Published on October 29, 2007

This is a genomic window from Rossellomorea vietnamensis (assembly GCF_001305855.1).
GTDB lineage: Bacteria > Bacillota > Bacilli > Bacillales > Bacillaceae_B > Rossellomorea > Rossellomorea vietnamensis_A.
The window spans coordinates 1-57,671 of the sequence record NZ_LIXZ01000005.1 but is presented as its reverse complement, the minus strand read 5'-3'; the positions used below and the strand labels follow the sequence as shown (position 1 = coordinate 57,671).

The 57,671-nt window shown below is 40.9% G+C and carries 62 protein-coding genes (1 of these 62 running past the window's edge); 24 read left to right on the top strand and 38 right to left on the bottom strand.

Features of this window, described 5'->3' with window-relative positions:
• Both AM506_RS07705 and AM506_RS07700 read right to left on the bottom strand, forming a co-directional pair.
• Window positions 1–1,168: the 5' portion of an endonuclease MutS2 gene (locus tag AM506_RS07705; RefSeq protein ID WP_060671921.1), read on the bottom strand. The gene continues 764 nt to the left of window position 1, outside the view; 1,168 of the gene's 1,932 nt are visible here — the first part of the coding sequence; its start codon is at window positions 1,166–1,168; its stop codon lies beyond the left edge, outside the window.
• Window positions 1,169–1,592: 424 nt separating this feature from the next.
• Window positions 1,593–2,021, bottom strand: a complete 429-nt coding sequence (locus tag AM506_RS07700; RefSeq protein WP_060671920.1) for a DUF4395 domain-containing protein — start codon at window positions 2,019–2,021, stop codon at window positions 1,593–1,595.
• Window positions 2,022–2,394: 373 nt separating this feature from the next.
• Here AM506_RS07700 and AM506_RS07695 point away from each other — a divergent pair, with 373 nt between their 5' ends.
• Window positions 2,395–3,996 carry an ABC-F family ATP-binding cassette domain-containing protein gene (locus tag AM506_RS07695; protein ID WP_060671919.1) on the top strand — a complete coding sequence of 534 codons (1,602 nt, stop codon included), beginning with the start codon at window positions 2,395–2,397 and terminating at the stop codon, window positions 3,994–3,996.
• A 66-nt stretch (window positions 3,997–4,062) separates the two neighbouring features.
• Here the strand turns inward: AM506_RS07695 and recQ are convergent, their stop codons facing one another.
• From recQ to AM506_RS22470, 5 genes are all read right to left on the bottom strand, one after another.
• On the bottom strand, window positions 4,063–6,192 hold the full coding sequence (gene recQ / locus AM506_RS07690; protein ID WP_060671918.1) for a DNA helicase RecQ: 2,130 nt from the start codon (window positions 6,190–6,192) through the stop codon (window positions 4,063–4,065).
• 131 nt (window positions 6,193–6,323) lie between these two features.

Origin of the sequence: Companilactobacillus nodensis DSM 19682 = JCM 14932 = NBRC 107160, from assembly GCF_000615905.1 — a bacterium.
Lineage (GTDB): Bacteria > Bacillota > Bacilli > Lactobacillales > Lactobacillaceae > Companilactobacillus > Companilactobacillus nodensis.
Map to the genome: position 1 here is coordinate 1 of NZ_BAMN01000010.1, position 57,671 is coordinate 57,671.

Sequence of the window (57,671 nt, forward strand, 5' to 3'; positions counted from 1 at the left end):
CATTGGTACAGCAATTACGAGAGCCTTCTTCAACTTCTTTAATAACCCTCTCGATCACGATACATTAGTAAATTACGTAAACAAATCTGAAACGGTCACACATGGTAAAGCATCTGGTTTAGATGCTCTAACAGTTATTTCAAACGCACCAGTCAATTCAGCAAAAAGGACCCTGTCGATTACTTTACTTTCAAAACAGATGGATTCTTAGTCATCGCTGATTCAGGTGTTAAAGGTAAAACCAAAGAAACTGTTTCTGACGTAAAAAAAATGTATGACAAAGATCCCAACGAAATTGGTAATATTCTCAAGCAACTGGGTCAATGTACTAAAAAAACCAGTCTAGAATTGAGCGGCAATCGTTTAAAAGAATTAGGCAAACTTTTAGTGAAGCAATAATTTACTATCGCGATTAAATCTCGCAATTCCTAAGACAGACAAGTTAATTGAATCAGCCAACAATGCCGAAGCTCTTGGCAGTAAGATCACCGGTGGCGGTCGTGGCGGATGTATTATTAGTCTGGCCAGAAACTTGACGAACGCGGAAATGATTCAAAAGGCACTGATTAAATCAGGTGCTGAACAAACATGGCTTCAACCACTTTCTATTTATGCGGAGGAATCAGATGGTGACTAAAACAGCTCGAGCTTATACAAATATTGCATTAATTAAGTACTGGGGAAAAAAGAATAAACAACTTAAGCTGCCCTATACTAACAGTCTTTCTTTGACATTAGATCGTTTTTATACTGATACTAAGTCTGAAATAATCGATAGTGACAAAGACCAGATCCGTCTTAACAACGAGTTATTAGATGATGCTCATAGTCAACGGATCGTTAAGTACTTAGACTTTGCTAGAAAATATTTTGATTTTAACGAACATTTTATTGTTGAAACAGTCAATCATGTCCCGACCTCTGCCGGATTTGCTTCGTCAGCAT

The Grid: The Grid What is it? what is it for? Web: information sharing: Web: information sharing Invented at CERN by Tim Berners-Lee No. of Internet hosts (millions) Year Agreed protocols: HTTP, HTML, URLs Anyone can access information and post their own Quickly crossed over into public use Tim Berners-Lee [email protected]: [email protected] Search for Extra-Terrestrial Intelligence Uses home PCs to analyse radio telescope data in bits Distributed computing project, not a grid Users - 5,414,992 Results received - 1,862,972,261 Years of CPU Time – 2,286,333 Extraterrestrials found – 0 Other @home projects ClimatePrediction.net United Devices Cancer Research Project File-sharing: File-sharing No centralised database of files Legal problems with sharing copyrighted material Security problems Peer to peer Centralised network Peer-to-peer network Flashmob Computing: Flashmob Computing Over 700 PCs connected Best run – 150 PCs, 77 GFlops Good for interdependent parallel problems Cheap, ad hoc, relies on volunteers Not permanent Idea of graduate students at University of San Francisco Connect PCs via a LAN, all working on the same problem = instant supercomputer FlashMob 1 San Francisco, 7 April 2004 Grid: Resource Sharing: Grid: Resource Sharing Share more than information Data, computing power, applications MIDDLEWARE CPU Cluster User Interface Machine CPU Cluster Resource Broker Disk Server Your Program Word/Excel Email/Web Your Program Games Middleware handles everything Single computer The Grid Electricity Grid: Electricity Grid Analogy with the Electricity Power Grid Power Stations Computing Grid: Computing Grid Computing and Data Centres Fibre Optics of the Internet How does it work?: How does it work? What can you do with a Grid?: What can you do with a Grid? Astronomy Healthcare Bioinformatics Digital curation To create digital Libraries and Museums Scanning Remote consultancy Digitize almost anything Particle Physics: Particle Physics The CERN LHC: The CERN LHC 4 Large Experiments The world’s most powerful particle accelerator - 2007 ATLAS and CMS: ATLAS and CMS General purpose Origin of mass Supersymmetry 2,000 scientists from 34 countries ATLAS General purpose detector 1,800 scientists from over 150 institutions CMS LHCb and ALICE: LHCb and ALICE Studying the differences between matter and anti-matter LHCb will detect over 100 million b and b-bar mesons each year LHCb These experiments will produce Petabytes of data 1 PByte = 1,000,000 GByte Heavy ion collisions, to create quark-gluon plasmas 50,000 particles in each collision ALICE Looking for the Higgs: What is the origin of mass? Is it the Higgs Particle? Looking for the Higgs Massless Particle – Travels at the speed of light Low Mass Particle – Travels slower High Mass Particle – Travels slower still Not yet proven experimentally Bigger and better particle accelerator - LHC Why do particle physicists need the Grid?: Why do particle physicists need the Grid? Large amounts of data International collaborations Example from LHC: starting from this event… …we are looking for this “signature” Selectivity: 1 in 1013 Like looking for 1 person in a thousand world populations Or for a needle in 20 million haystacks! ~100,000,000 electronic channels 800,000,000 proton-proton interactions per second 0.0002 Higgs per second 10 PBytes of data a year (10 Million GBytes = 14 Million CDs) GridPP: GridPP 19 UK Universities, CCLRC (RAL & Daresbury) and CERN Funded by PPARC (Particle Physics and Astronomy Research Council) Currently used by running US experiments BaBar (b mesons), D0 and CDF (proton-antiproton collisions) 20 Sites 3 Countries (England, Scotland, Wales) 2,740 CPUs 67 Tbytes storage Our Grid works! LCG: LCG GridPP is part of LCG – currently the largest Grid in the world 138 Sites 34 Countries 13,784 CPUs 4402 Tbytes storage Tier Structure: Tier 0 Where data comes from Tier 1 National centres Tier 2 Regional groups Tier 3 Institutes Tier 4 Workstations Offline farm Online system CERN computer centre RAL,UK ScotGrid NorthGrid SouthGrid London Italy USA Glasgow Edinburgh Durham Tier Structure France Germany Detector UK Tier-1/A Centre: UK Tier-1/A Centre High quality data services National and International Role UK focus for International Grid development 1000 Dual CPU 200 TB Disk 220 TB Tape (Capacity 1PB) Grid Operations Centre UK Tier-2 Centres: UK Tier-2 Centres ScotGrid Durham, Edinburgh, Glasgow NorthGrid Daresbury, Lancaster, Liverpool, Manchester, Sheffield SouthGrid Birmingham, Bristol, Cambridge, Oxford, RAL PPD, Warwick London Brunel, Imperial, QMUL, RHUL, UCL Mostly funded by HEFCE Other Grids: Other Grids UK National Grid Service UK’s core production computational and data Grid EGEE (Europe) Enabling Grids for E-sciencE Nordugrid (Europe) Grid Research and Development collaboration Open Science Grid (USA) Science applications from HEP to biochemistry The Future: The Future Grow the LHC Grid Spread beyond science Healthcare, commercial uses, government, games Will it become part of everyday life?